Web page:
Session Type: ACR Poster Session C
Session Time: 9:00AM-11:00AM
Background/Purpose: Studies have shown that psoriasis of the skin, scalp and/or nails precedes the appearance of psoriatic arthritis (PsA) by up to 12 years1,2; however, only a single European study from a German registry has examined PsA patients with nail psoriasis in clinical practice.3 The objective of this descriptive analysis was to characterize the clinical and patient-reported outcomes of PsA patients with nail psoriasis in the US-based Corrona Psoriatic Arthritis/Spondyloarthritis (PsA/SpA) registry.
Methods: This cross-sectional descriptive study included all patients enrolled in the Corrona PsA/SpA registry between March 2013 and March 2016 with a diagnosis of PsA who had non-missing data on physician-reported nail psoriasis. Patients were stratified by presence vs absence of nail psoriasis, defined as having a non-zero response on the nail psoriasis visual analog scale of 0–100. Descriptive analyses of patient demographics, clinical measures, patient-reported outcomes and treatment characteristics were assessed at the time of enrollment and compared between subgroups using P values from Wilcoxon rank-sum tests for continuous variables and chi-squared tests for categorical variables.
Results: As of March 2016, a total of 1661 patients with PsA in the registry met the inclusion criteria, including 739 patients (44.5%) with nail psoriasis and 922 patients (55.5%) without nail psoriasis. Both patient subgroups were similar in terms of age, race, body mass index, disease duration, prevalence of most comorbidities (e.g., cardiovascular disease, any cancer, diabetes and serious infection) and biologic use at the time of enrollment; however, patients with nail psoriasis were significantly more likely to be male (53.0% vs 43.8%) and have a higher history of depression (35.9% vs 27.4%), and were less likely to be underweight/normal (13.1% vs 19.0%) compared with patients without nail psoriasis. Patients with nail psoriasis had more moderate/severe psoriasis at enrollment (body surface area [BSA] > 3%) compared with patients without nail psoriasis, and had worse disease as assessed by percentage of affected BSA, achievement of minimal disease activity, Clinical Disease Activity Index scores, physical function, patient-reported pain and fatigue, quality of life and activity impairment (Table).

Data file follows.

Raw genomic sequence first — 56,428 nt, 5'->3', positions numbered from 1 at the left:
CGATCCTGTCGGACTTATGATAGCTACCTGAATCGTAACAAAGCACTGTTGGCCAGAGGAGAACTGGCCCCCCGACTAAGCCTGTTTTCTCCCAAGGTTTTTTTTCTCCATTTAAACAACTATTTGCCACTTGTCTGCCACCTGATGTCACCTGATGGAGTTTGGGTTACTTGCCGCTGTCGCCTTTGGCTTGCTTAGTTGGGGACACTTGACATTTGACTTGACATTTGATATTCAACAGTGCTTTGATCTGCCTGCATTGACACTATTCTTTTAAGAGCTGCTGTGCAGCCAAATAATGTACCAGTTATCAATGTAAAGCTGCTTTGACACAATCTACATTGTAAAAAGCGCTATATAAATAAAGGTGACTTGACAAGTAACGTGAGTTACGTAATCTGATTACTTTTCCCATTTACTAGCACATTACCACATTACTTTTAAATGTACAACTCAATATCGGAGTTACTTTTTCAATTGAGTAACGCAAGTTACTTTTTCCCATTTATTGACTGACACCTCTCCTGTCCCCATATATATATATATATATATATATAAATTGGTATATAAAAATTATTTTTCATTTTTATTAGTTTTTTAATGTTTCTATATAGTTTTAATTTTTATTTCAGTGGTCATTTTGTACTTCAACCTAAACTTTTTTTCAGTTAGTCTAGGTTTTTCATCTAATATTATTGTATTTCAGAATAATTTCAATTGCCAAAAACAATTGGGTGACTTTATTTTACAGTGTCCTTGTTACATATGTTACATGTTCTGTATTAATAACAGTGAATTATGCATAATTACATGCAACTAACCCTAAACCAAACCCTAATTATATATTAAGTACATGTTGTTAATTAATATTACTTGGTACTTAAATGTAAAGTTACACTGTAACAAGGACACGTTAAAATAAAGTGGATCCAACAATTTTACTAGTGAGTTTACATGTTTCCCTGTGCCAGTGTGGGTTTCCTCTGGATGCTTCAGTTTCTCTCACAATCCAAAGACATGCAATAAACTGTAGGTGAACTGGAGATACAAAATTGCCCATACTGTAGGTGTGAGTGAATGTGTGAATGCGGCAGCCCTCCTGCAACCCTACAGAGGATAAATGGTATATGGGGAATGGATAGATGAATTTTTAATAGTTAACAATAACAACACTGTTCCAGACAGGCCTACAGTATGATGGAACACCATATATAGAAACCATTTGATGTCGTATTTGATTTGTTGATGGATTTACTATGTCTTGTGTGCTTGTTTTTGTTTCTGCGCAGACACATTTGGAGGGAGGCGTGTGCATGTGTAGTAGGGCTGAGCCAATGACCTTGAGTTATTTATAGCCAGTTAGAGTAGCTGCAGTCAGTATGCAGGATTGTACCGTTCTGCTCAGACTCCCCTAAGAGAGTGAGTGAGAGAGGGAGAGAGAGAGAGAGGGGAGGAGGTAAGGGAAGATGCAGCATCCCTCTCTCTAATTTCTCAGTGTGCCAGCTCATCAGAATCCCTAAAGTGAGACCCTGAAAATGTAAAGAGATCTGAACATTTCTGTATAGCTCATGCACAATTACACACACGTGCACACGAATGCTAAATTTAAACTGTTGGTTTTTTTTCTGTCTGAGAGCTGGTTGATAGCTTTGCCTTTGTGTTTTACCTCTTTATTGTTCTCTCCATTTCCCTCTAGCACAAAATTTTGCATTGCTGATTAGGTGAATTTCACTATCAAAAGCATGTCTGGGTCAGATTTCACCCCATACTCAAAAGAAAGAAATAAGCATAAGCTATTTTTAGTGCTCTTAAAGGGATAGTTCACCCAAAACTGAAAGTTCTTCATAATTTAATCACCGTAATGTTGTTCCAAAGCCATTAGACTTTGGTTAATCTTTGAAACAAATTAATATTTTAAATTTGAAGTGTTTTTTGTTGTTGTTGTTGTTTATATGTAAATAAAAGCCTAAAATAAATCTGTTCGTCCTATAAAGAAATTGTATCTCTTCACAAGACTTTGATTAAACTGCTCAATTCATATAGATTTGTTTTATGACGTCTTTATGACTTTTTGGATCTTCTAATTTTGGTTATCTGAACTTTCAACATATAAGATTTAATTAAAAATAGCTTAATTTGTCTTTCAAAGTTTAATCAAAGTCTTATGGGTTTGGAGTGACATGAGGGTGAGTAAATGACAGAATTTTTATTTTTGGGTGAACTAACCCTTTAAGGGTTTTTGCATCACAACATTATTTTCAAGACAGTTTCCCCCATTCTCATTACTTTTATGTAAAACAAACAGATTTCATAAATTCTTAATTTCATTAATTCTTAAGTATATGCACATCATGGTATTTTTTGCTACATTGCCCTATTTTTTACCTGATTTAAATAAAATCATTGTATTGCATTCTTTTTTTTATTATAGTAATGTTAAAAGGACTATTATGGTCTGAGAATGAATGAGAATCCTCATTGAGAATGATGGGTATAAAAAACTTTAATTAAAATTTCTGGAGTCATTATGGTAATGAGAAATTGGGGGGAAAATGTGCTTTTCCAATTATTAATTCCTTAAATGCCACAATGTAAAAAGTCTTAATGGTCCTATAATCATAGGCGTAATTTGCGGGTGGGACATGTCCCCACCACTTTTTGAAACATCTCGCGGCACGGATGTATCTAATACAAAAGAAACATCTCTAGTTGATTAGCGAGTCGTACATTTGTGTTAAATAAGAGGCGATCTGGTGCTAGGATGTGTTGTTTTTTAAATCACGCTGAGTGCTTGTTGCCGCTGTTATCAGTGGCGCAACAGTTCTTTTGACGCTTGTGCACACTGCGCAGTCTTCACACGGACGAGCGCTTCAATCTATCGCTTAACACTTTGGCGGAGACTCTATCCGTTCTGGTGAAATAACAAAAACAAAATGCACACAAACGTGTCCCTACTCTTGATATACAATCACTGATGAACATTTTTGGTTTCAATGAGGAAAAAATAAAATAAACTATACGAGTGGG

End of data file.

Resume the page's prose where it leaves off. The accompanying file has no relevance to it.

Conclusion: This analysis from the Corrona registry demonstrated that patients with PsA and nail psoriasis at the time of registry enrollment had significantly worse disease activity and had worse patient-reported outcomes compared with those patients without nail involvement. Nail psoriasis is common in patients with PsA; therefore, these findings emphasize the importance of early recognition and management of patients with nail psoriasis.
1. Nestle FO, et al. N Engl J Med. 2009;361(5):496-509.
2. Boehncke WH, et al. Br J Dermatol. 2014;170(4):772-86.
3. Langenbruch A, et al. Br J Dermatol. 2014;171(5):1123-8.
To cite this abstract in AMA style:Mease PJ, Palmer JB, Litman HJ, Karki C, Greenberg JD. Impact of Nail Psoriasis on Clinical Presentation of Psoriatic Arthritis—Descriptive Analysis from the Corrona Psoriatic Arthritis/Spondyloarthritis (PsA/SpA) Registry [abstract]. Arthritis Rheumatol. 2016; 68 (suppl 10). https://acrabstracts.org/abstract/impact-of-nail-psoriasis-on-clinical-presentation-of-psoriatic-arthritis-descriptive-analysis-from-the-corrona-psoriatic-arthritisspondyloarthritis-psaspa-registry/. Accessed November 25, 2020.
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ACR Meeting Abstracts - https://acrabstracts.org/abstract/impact-of-nail-psoriasis-on-clinical-presentation-of-psoriatic-arthritis-descriptive-analysis-from-the-corrona-psoriatic-arthritisspondyloarthritis-psaspa-registry/